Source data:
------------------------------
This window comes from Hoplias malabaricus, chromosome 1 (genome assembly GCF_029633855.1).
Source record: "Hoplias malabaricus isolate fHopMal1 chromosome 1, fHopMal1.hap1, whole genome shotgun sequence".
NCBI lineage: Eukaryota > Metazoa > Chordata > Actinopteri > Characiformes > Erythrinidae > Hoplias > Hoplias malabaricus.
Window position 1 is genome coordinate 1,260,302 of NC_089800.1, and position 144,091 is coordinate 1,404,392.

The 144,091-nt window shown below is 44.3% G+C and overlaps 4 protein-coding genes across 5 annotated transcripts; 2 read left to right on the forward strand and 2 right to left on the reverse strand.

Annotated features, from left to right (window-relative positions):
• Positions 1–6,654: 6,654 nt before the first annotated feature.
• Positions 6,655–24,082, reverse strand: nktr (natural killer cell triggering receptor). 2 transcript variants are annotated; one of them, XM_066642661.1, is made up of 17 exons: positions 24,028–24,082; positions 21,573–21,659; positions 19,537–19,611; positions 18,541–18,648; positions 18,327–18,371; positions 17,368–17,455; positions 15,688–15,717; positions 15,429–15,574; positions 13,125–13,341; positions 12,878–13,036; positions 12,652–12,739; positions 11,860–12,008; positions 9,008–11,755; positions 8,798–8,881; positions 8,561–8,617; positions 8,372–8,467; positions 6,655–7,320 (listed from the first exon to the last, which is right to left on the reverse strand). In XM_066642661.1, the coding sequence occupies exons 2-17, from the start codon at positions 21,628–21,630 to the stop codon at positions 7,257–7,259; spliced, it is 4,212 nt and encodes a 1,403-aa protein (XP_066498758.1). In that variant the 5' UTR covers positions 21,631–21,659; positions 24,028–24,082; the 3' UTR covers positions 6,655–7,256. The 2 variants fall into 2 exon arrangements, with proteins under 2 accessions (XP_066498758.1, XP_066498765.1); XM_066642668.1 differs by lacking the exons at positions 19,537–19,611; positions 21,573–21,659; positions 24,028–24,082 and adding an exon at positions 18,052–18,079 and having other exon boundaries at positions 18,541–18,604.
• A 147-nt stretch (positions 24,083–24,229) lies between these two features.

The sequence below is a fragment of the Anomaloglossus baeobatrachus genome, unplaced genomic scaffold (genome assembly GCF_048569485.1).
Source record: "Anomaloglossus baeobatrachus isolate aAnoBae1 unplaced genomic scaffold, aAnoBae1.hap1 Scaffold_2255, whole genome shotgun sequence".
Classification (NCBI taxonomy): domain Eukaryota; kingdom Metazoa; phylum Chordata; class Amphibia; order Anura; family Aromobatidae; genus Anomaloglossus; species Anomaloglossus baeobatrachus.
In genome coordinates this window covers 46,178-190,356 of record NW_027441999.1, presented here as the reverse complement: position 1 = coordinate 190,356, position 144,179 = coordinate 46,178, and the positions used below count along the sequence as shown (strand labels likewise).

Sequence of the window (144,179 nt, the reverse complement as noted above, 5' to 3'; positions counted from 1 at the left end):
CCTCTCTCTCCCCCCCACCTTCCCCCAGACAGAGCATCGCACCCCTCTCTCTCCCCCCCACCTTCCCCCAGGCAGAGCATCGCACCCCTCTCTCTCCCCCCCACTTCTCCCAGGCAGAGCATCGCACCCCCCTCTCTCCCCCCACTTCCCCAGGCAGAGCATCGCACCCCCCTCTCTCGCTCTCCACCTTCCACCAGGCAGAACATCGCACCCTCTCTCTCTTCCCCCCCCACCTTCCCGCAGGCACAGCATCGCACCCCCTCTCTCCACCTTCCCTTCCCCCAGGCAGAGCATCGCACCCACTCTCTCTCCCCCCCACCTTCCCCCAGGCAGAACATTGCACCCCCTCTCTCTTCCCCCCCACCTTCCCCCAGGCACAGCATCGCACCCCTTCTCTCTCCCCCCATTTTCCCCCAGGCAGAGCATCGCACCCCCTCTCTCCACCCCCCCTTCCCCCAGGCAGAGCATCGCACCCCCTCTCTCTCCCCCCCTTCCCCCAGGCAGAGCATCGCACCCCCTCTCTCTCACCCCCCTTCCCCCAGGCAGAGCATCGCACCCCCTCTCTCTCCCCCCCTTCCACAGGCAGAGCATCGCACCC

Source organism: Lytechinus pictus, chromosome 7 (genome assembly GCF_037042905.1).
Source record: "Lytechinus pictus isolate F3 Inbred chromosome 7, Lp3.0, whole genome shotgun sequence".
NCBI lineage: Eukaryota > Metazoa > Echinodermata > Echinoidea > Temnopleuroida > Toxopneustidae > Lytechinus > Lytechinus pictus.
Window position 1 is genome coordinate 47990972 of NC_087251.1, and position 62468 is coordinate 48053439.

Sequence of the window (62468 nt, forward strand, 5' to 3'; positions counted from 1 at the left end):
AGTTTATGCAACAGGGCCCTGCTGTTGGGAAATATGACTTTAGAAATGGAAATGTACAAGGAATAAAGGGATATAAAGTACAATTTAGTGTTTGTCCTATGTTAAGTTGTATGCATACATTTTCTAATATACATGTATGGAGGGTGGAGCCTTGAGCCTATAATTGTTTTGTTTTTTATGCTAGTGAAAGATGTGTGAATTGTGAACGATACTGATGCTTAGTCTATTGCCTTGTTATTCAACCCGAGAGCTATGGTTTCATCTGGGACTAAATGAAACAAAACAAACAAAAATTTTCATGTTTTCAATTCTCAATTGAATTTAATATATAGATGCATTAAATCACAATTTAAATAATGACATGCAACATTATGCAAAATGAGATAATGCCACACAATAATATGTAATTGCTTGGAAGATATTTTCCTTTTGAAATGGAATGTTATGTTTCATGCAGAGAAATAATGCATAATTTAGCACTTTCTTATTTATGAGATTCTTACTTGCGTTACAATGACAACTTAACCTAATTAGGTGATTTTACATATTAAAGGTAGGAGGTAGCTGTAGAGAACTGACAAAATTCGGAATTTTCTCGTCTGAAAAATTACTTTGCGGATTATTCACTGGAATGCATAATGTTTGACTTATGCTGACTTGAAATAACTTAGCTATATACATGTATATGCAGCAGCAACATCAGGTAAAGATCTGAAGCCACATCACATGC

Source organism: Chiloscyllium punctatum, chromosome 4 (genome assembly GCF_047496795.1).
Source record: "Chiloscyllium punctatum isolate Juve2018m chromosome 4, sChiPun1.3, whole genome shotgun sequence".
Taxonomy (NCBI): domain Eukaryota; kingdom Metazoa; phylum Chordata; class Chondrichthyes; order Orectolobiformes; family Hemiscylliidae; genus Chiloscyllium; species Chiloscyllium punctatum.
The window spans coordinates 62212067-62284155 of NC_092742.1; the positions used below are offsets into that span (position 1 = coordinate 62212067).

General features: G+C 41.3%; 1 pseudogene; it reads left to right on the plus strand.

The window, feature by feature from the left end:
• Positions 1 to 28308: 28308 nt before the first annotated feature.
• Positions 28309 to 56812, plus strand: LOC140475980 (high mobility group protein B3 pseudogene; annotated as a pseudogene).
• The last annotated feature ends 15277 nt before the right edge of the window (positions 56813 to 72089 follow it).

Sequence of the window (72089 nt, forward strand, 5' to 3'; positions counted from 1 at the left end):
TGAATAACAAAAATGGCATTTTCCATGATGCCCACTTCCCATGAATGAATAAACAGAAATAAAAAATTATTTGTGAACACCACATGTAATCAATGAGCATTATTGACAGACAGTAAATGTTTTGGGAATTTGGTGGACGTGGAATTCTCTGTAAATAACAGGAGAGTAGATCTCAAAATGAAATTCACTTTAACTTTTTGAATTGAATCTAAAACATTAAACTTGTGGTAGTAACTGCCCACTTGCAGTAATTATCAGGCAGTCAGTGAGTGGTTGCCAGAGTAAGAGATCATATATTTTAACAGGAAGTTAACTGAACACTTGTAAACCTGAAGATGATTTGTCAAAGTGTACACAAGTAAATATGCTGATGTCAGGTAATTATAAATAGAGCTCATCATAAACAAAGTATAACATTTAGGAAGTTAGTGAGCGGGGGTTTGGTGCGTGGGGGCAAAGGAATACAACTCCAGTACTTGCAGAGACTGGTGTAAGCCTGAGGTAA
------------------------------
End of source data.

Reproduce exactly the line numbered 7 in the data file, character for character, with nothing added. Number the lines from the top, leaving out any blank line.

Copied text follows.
• Positions 1–6,654: 6,654 nt before the first annotated feature.